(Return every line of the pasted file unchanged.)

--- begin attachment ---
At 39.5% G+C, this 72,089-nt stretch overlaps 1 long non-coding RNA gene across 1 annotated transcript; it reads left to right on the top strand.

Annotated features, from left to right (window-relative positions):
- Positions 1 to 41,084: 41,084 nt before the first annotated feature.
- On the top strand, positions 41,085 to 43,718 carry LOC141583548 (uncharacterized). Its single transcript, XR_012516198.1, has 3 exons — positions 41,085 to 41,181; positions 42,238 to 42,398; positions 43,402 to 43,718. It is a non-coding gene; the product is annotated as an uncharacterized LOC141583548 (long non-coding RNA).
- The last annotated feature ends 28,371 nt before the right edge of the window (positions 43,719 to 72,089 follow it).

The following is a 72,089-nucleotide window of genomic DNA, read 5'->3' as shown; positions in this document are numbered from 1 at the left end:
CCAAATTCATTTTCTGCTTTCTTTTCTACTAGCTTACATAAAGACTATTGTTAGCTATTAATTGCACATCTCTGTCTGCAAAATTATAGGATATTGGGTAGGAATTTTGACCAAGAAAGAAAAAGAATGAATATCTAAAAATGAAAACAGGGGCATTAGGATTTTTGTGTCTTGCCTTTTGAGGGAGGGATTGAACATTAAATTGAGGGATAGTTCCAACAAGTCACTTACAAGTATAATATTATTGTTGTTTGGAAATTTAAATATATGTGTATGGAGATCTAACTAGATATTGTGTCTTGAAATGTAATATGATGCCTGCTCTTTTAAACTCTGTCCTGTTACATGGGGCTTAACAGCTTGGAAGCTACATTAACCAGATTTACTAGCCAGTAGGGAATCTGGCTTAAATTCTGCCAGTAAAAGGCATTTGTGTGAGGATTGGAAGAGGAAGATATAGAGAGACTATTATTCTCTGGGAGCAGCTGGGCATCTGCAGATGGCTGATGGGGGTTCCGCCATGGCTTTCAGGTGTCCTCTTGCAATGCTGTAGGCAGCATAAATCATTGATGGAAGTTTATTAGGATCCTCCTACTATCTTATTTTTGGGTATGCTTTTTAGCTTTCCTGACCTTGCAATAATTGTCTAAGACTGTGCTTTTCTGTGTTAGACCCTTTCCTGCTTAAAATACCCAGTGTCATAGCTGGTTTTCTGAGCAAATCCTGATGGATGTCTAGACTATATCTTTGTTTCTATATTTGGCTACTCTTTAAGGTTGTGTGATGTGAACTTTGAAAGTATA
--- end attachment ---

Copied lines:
At 39.5% G+C, this 72,089-nt stretch overlaps 1 long non-coding RNA gene across 1 annotated transcript; it reads left to right on the top strand.

Annotated features, from left to right (window-relative positions):
- Positions 1 to 41,084: 41,084 nt before the first annotated feature.
- On the top strand, positions 41,085 to 43,718 carry LOC141583548 (uncharacterized). Its single transcript, XR_012516198.1, has 3 exons — positions 41,085 to 41,181; positions 42,238 to 42,398; positions 43,402 to 43,718. It is a non-coding gene; the product is annotated as an uncharacterized LOC141583548 (long non-coding RNA).
- The last annotated feature ends 28,371 nt before the right edge of the window (positions 43,719 to 72,089 follow it).

The following is a 72,089-nucleotide window of genomic DNA, read 5'->3' as shown; positions in this document are numbered from 1 at the left end:
CCAAATTCATTTTCTGCTTTCTTTTCTACTAGCTTACATAAAGACTATTGTTAGCTATTAATTGCACATCTCTGTCTGCAAAATTATAGGATATTGGGTAGGAATTTTGACCAAGAAAGAAAAAGAATGAATATCTAAAAATGAAAACAGGGGCATTAGGATTTTTGTGTCTTGCCTTTTGAGGGAGGGATTGAACATTAAATTGAGGGATAGTTCCAACAAGTCACTTACAAGTATAATATTATTGTTGTTTGGAAATTTAAATATATGTGTATGGAGATCTAACTAGATATTGTGTCTTGAAATGTAATATGATGCCTGCTCTTTTAAACTCTGTCCTGTTACATGGGGCTTAACAGCTTGGAAGCTACATTAACCAGATTTACTAGCCAGTAGGGAATCTGGCTTAAATTCTGCCAGTAAAAGGCATTTGTGTGAGGATTGGAAGAGGAAGATATAGAGAGACTATTATTCTCTGGGAGCAGCTGGGCATCTGCAGATGGCTGATGGGGGTTCCGCCATGGCTTTCAGGTGTCCTCTTGCAATGCTGTAGGCAGCATAAATCATTGATGGAAGTTTATTAGGATCCTCCTACTATCTTATTTTTGGGTATGCTTTTTAGCTTTCCTGACCTTGCAATAATTGTCTAAGACTGTGCTTTTCTGTGTTAGACCCTTTCCTGCTTAAAATACCCAGTGTCATAGCTGGTTTTCTGAGCAAATCCTGATGGATGTCTAGACTATATCTTTGTTTCTATATTTGGCTACTCTTTAAGGTTGTGTGATGTGAACTTTGAAAGTATA